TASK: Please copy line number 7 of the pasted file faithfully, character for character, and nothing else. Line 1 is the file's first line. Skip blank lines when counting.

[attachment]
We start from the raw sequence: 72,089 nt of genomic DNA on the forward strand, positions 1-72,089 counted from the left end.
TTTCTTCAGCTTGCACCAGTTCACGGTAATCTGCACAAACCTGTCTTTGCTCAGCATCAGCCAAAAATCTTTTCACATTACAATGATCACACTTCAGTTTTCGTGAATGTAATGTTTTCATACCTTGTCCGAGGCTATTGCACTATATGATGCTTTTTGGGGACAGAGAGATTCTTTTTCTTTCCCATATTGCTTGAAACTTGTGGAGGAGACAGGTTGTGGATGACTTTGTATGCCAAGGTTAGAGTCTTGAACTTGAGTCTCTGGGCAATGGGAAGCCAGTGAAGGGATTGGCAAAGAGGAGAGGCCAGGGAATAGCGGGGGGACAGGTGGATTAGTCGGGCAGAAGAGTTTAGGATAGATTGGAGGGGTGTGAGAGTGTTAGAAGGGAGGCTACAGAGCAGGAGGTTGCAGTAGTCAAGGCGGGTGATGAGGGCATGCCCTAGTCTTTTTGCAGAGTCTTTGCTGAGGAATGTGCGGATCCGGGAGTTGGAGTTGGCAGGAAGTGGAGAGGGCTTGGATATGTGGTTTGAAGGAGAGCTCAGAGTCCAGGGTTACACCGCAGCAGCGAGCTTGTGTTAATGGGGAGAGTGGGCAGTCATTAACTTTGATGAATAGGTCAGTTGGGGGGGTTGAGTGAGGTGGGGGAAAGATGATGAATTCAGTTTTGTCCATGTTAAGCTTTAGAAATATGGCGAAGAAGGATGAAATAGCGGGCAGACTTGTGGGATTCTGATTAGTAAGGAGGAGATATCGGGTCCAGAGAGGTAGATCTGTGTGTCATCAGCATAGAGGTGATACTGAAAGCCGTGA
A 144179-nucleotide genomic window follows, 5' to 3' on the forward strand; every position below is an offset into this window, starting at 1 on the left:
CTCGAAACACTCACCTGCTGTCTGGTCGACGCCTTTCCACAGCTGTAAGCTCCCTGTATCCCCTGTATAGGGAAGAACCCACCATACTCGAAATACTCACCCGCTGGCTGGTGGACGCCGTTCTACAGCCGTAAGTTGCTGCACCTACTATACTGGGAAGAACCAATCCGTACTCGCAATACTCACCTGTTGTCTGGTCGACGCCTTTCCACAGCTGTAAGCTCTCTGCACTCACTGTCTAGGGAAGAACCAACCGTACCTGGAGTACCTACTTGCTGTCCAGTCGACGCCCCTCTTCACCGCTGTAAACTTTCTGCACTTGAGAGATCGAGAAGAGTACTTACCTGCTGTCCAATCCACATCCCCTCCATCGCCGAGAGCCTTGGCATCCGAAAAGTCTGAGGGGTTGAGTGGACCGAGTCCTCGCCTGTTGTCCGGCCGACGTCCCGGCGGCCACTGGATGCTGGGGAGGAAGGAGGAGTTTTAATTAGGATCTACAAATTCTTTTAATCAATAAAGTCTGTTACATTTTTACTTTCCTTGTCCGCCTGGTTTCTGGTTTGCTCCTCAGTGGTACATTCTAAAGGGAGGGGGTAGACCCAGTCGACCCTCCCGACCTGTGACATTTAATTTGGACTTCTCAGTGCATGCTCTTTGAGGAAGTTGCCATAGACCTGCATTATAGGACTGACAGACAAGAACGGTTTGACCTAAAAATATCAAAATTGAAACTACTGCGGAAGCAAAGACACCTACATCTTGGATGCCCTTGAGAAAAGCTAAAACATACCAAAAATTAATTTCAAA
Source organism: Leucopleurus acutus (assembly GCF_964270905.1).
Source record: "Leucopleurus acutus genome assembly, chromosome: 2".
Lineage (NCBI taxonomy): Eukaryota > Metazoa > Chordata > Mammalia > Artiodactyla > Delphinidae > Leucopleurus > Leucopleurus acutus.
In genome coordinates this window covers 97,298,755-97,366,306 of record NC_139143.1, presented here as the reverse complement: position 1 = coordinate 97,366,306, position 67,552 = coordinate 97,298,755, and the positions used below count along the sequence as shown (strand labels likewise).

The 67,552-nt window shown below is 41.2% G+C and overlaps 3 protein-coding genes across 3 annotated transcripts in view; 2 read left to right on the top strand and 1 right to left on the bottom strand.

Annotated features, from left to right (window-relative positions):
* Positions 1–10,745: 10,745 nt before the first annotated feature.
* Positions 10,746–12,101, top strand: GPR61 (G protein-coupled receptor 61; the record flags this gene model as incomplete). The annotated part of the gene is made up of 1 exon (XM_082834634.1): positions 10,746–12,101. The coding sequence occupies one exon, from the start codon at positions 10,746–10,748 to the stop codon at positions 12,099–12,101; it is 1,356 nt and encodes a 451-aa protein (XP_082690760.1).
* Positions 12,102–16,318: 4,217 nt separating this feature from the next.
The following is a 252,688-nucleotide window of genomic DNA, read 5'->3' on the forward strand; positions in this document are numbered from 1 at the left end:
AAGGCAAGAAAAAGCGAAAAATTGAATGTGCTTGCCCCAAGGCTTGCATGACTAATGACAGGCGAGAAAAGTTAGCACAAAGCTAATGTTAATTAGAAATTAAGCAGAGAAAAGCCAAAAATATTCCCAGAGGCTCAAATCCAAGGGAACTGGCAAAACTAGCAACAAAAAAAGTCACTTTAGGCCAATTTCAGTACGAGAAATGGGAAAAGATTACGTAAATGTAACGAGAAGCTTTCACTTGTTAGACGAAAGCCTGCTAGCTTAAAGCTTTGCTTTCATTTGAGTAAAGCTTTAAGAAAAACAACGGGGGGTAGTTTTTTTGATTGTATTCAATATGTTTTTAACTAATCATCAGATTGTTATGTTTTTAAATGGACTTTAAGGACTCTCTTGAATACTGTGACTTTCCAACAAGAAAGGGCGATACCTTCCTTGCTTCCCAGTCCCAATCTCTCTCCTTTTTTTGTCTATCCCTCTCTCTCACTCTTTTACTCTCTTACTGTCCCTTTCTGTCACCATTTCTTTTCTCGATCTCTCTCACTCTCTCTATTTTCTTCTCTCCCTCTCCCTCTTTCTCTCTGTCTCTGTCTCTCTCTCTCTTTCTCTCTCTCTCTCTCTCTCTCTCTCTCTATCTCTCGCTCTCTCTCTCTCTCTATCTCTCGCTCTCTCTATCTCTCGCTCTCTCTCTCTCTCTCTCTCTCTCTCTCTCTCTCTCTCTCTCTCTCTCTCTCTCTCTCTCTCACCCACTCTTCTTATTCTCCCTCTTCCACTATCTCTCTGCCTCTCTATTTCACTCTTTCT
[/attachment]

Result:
Lineage (NCBI taxonomy): Eukaryota > Metazoa > Chordata > Mammalia > Artiodactyla > Delphinidae > Leucopleurus > Leucopleurus acutus.